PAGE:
The focus of SDG 4 is for education to not only be of high quality, but also equitable and fair for all, and student behaviour is a huge contributing factor to quality education on so many levels. From behaviours of concern causing disruptions to learning and impacting academic outcomes, to student behaviours impacting staff wellbeing and retention, a positive approach to behaviour is fundamental for a quality education where everyone can achieve their potential.
Developing a positive behaviour culture takes time and consistency from everyone. Once achieved, many schools see a reduction in disruptions to learning, improved learning outcomes, and stronger, more effective relationships between students and staff. It’s easier to identify when a student needs additional support and helps more students stay in education. All these factors contribute to creating a quality education for all.
At the heart of a positive behaviour culture is the understanding that all behaviour is a form of communication. When we begin to look at the emotions or needs driving a particular behaviour, we can understand what the behaviour is communicating to us and support the student most effectively in an inclusive, safe, and compassionate learning environment.
By investing in staff development training where the focus is on understanding students’ behaviour as well as our own, we create a more reflective, collaborative staff team who are better equipped to support their students’ behaviour, both in and outside the classroom.
UN SDG Goal 10: Focusing on reduced inequalities
- Goal 10: Reduce inequality within and among countries
It can be challenging to provide effective support and inclusion for some of our most vulnerable students with additional needs and or disabilities. Many schools are now supporting students with a range of needs that in the past would have been educated elsewhere, or not received an education at all. Our cohorts of students are changing, which means we have to change too.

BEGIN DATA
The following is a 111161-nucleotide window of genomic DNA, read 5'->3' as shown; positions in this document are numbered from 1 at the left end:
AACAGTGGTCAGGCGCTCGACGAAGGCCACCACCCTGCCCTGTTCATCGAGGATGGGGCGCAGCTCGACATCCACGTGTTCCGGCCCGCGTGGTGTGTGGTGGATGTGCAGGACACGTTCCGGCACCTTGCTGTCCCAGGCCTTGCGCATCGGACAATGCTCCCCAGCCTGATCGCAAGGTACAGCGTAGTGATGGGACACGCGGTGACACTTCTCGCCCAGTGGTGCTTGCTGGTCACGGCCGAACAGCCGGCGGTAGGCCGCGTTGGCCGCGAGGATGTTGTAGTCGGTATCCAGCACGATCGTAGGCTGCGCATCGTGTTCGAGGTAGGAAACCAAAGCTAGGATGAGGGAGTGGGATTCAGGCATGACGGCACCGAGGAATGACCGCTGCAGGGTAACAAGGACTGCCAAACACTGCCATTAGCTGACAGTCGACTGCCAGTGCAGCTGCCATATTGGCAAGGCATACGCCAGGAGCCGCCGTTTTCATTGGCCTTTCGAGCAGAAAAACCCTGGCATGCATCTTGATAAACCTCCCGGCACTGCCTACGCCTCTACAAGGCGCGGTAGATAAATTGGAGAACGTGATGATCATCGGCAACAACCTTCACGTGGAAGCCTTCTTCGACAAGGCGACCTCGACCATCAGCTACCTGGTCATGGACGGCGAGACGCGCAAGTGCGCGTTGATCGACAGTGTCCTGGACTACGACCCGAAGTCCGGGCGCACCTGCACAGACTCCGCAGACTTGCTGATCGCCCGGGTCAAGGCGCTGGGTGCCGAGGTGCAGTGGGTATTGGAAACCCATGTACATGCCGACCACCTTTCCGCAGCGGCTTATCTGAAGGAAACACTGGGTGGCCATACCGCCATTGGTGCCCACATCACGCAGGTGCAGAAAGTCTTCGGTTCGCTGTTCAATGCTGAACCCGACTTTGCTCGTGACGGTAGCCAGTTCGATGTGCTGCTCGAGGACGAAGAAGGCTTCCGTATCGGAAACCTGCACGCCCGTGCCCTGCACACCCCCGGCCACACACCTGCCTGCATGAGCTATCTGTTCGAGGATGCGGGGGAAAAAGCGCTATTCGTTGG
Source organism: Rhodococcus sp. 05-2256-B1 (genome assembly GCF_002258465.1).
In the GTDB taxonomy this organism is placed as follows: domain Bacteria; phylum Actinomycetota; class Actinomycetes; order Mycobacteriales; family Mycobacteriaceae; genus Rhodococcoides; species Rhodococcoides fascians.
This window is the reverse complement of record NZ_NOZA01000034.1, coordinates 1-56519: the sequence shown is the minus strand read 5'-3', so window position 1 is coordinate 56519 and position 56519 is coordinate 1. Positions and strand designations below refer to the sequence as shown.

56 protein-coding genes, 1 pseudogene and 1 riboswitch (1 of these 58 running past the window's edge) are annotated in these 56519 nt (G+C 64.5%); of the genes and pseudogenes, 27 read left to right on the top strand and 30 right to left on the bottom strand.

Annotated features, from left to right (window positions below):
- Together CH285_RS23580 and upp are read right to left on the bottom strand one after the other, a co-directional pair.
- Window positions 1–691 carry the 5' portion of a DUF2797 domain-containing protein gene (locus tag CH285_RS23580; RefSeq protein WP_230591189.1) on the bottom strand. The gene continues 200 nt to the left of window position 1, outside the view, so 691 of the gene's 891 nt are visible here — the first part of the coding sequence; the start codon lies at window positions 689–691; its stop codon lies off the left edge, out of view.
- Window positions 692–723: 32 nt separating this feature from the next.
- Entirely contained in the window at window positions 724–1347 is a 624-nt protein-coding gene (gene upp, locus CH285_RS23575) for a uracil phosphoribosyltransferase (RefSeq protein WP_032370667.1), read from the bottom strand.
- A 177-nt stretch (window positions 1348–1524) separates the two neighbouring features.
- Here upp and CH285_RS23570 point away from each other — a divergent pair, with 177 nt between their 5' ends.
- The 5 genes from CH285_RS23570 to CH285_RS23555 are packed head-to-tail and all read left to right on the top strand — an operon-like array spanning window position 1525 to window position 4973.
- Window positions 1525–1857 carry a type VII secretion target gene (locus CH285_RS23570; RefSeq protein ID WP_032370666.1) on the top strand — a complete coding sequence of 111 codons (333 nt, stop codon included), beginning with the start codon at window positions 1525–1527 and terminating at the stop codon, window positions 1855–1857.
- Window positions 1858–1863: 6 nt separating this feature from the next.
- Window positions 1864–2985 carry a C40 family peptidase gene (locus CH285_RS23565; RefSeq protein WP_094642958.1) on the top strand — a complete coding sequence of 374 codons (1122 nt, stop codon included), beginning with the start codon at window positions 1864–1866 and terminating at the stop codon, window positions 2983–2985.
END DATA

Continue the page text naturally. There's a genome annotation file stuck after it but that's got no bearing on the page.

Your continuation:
We’re having to look again at our approaches to ensure that everyone has the opportunity to learn and achieve their own potential. Yes, it’s challenging, but it’s achievable when we invest the time, develop a consistent approach, and put effective strategies in place for everyone involved.
Children and young people with additional needs and disabilities need to be fully supported so they have equal access to learning opportunities. It’s this inclusive approach to behaviour that can help reduce inequalities in our schools.
Education at the heart of all the UN SDGs
Creating positive cultures and inclusive approaches to behaviour in our schools will help ensure that all our students have truly positive and fulfilling experiences of education. Our young people will soon become the decision makers of tomorrow and our schools provide a crucial developing ground to help us all achieve the UN Sustainability Goals and a better future for everyone. After all,
“Education is both a goal in itself, and a means for attaining all the other SDGs. It is not only an integral part of sustainable development, but also a key enabler for it. That is why education represents an essential strategy in the pursuit of the SDGs.”
Qian Tang, Ph.D. Assistant Director-General for Education, UNESCO.
Please let us know if you need support with behaviour training in your setting.